PRS Tip: An effective way to improve your use of headings in your thesis is to pay careful attention to how headings are used in the many books, theses and papers you read as you research your topic. Notice how different authors have constructed and formatted headings to deal with the challenges presented by the contents of their texts, and ask yourself in every case what works and what does not. Each scholarly document is unique, of course, and requires its own system of titles, headings and subheadings to outline both argument and content effectively, but much can be learned, borrowed and adapted from successful layouts that you encounter in your research, particularly those in theses recently completed within your discipline or department. To enable topics to be located in this book, for instance, there are four main levels of heading under the title of the book, with each level numbered differently for precise cross-referencing: in the book itself (as opposed to the table of contents, in which the font sizes and styles are a little different) part headings appear in a 16-point roman font and are numbered with Roman numerals (I); chapter titles use a bold 14-point roman font and are numbered with single Arabic numerals (1); chapter sections appear in a bold 12-point roman font and are numbered with double Arabic numerals (1.1); and chapter subsections use a plain 12-point roman font and are numbered with triple Arabic numerals (1.1.1). In some sections and subsections there are also unnumbered paragraph headings in a bold 12-point roman font: these headings are designed to make certain topics more accessible, but they do not appear in the table of contents. If after examining titles and headings wherever you can find them you are still experiencing difficulties with designing an effective system of headings for your thesis chapters, please do not hesitate to send your work to PRS for proofreading. As critical readers who encounter a great deal of new scholarly writing on a daily basis, the PRS proofreaders can determine whether titles and headings are clarifying or confusing the structure of chapters and a thesis as a whole. They can make and suggest changes to improve the consistency and differentiation achieved by a system of headings. They can compare all the chapters, parts and sections of a thesis with its table of contents to ensure accuracy and consistency as well as a logical and attractive representation of the structure of the thesis in its table of contents. In addition, they can devote the same exacting and objective attention to every other aspect of your thesis, from your use of commas to your inclusion of full bibliographical references. They can, in short, help you improve your thesis and achieve the peace of mind you need to submit and defend that thesis with confidence.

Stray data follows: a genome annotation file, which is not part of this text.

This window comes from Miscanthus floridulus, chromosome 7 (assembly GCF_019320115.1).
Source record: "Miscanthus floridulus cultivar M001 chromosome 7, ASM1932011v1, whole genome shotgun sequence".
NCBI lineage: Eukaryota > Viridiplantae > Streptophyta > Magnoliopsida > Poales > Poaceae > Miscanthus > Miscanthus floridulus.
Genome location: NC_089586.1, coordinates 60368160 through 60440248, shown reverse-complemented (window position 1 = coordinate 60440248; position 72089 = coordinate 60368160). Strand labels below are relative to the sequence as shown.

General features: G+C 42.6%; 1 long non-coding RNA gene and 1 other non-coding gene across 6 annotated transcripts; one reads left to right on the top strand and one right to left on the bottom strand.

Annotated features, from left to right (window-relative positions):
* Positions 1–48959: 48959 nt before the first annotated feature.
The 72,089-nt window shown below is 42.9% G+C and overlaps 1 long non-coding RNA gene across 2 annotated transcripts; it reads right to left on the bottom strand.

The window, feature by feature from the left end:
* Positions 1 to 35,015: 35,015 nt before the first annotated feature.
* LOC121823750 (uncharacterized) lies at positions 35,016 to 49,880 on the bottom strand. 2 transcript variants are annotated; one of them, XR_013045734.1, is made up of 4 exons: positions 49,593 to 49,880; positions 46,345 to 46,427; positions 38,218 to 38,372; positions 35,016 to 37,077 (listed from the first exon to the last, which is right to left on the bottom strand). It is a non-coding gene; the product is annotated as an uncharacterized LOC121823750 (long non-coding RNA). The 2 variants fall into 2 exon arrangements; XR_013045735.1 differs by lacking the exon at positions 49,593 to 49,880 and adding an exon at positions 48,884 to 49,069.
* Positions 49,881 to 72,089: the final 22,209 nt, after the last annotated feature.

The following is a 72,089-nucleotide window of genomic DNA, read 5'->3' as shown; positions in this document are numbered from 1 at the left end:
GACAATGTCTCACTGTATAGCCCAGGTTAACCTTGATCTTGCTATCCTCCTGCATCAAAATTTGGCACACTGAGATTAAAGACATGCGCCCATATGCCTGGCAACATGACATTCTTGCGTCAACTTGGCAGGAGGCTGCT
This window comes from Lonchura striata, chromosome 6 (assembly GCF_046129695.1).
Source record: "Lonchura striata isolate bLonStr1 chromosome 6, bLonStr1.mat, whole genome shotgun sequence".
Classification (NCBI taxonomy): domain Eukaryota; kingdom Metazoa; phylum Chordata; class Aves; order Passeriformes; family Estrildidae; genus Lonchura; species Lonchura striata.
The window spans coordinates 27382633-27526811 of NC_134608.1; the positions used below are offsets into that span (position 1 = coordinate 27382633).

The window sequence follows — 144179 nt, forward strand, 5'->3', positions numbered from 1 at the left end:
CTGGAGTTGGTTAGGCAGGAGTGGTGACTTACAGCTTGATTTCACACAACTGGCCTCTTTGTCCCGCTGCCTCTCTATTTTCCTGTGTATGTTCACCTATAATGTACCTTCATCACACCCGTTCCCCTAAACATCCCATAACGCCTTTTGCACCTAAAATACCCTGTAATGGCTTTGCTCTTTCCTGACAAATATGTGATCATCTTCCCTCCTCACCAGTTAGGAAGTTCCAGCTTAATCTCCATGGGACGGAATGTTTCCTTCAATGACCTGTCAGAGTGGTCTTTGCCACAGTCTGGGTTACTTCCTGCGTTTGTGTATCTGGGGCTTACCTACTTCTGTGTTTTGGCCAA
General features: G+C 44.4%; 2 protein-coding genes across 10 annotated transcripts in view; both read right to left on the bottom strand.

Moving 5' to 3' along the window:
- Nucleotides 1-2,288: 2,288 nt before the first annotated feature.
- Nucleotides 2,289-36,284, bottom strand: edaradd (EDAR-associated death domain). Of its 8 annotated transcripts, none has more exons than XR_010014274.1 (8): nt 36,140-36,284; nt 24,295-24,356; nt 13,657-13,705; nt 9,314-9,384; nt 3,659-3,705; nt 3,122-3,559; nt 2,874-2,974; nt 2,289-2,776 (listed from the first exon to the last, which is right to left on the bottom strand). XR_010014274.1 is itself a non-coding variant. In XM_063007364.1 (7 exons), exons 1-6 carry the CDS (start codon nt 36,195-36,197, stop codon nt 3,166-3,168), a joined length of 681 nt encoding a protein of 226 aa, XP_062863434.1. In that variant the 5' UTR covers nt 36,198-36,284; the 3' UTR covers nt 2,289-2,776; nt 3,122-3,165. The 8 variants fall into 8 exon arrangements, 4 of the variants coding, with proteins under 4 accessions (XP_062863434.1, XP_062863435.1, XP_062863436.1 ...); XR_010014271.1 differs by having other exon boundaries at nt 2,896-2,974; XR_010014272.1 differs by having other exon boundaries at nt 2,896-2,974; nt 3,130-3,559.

Why PhD Success?

To Graduate Successfully

This article is part of a book called "PhD Success" which focuses on the writing process of a phd thesis, with its aim being to provide sound practices and principles for reporting and formatting in text the methods, results and discussion of even the most innovative and unique research in ways that are clear, correct, professional and persuasive.

The assumption of the book is that the doctoral candidate reading it is both eager to write and more than capable of doing so, but nonetheless requires information and guidance on exactly what he or she should be writing and how best to approach the task. The basic components of a doctoral thesis are outlined and described, as are the elements of complete and accurate scholarly references, and detailed descriptions of writing practices are clarified through the use of numerous examples.

The basic components of a doctoral thesis are outlined and described, as are the elements of complete and accurate scholarly references, and detailed descriptions of writing practices are clarified through the use of numerous examples. PhD Success provides guidance for students familiar with English and the procedures of English universities, but it also acknowledges that many theses in the English language are now written by candidates whose first language is not English, so it carefully explains the scholarly styles, conventions and standards expected of a successful doctoral thesis in the English language.

Individual chapters of this book address reflective and critical writing early in the thesis process; working successfully with thesis supervisors and benefiting from commentary and criticism; drafting and revising effective thesis chapters and developing an academic or scientific argument; writing and formatting a thesis in clear and correct scholarly English; citing, quoting and documenting sources thoroughly and accurately; and preparing for and excelling in thesis meetings and examinations. 

Completing a doctoral thesis successfully requires long and penetrating thought, intellectual rigour and creativity, original research and sound methods (whether established or innovative), precision in recording detail and a wide-ranging thoroughness, as much perseverance and mental toughness as insight and brilliance, and, no matter how many helpful writing guides are consulted, a great deal of hard work over a significant period of time. Writing a thesis can be an enjoyable as well as a challenging experience, however, and even if it is not always so, the personal and professional rewards of achieving such an enormous goal are considerable, as all doctoral candidates no doubt realise, and will last a great deal longer than any problems that may be encountered during the process.